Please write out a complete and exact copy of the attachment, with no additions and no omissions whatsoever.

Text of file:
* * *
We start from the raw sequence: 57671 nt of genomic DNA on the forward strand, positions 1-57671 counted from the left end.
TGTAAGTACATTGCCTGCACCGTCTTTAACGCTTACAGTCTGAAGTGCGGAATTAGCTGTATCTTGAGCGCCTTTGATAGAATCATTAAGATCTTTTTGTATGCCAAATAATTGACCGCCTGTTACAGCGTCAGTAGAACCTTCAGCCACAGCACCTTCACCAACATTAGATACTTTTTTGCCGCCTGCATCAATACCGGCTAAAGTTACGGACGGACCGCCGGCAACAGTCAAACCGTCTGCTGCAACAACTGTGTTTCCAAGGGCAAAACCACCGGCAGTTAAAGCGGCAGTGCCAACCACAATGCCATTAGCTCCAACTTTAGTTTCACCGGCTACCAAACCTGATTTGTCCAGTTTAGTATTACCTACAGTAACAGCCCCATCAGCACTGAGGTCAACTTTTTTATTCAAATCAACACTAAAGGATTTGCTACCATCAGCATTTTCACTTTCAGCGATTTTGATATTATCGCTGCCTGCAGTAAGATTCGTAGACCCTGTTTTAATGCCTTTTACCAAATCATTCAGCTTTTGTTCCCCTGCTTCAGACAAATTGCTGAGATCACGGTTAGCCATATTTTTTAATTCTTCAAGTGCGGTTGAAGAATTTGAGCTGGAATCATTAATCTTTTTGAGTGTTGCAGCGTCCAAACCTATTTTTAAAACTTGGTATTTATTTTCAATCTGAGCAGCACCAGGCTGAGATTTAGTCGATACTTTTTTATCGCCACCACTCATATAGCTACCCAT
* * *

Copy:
We start from the raw sequence: 57671 nt of genomic DNA on the forward strand, positions 1-57671 counted from the left end.
TGTAAGTACATTGCCTGCACCGTCTTTAACGCTTACAGTCTGAAGTGCGGAATTAGCTGTATCTTGAGCGCCTTTGATAGAATCATTAAGATCTTTTTGTATGCCAAATAATTGACCGCCTGTTACAGCGTCAGTAGAACCTTCAGCCACAGCACCTTCACCAACATTAGATACTTTTTTGCCGCCTGCATCAATACCGGCTAAAGTTACGGACGGACCGCCGGCAACAGTCAAACCGTCTGCTGCAACAACTGTGTTTCCAAGGGCAAAACCACCGGCAGTTAAAGCGGCAGTGCCAACCACAATGCCATTAGCTCCAACTTTAGTTTCACCGGCTACCAAACCTGATTTGTCCAGTTTAGTATTACCTACAGTAACAGCCCCATCAGCACTGAGGTCAACTTTTTTATTCAAATCAACACTAAAGGATTTGCTACCATCAGCATTTTCACTTTCAGCGATTTTGATATTATCGCTGCCTGCAGTAAGATTCGTAGACCCTGTTTTAATGCCTTTTACCAAATCATTCAGCTTTTGTTCCCCTGCTTCAGACAAATTGCTGAGATCACGGTTAGCCATATTTTTTAATTCTTCAAGTGCGGTTGAAGAATTTGAGCTGGAATCATTAATCTTTTTGAGTGTTGCAGCGTCCAAACCTATTTTTAAAACTTGGTATTTATTTTCAATCTGAGCAGCACCAGGCTGAGATTTAGTCGATACTTTTTTATCGCCACCACTCATATAGCTACCCAT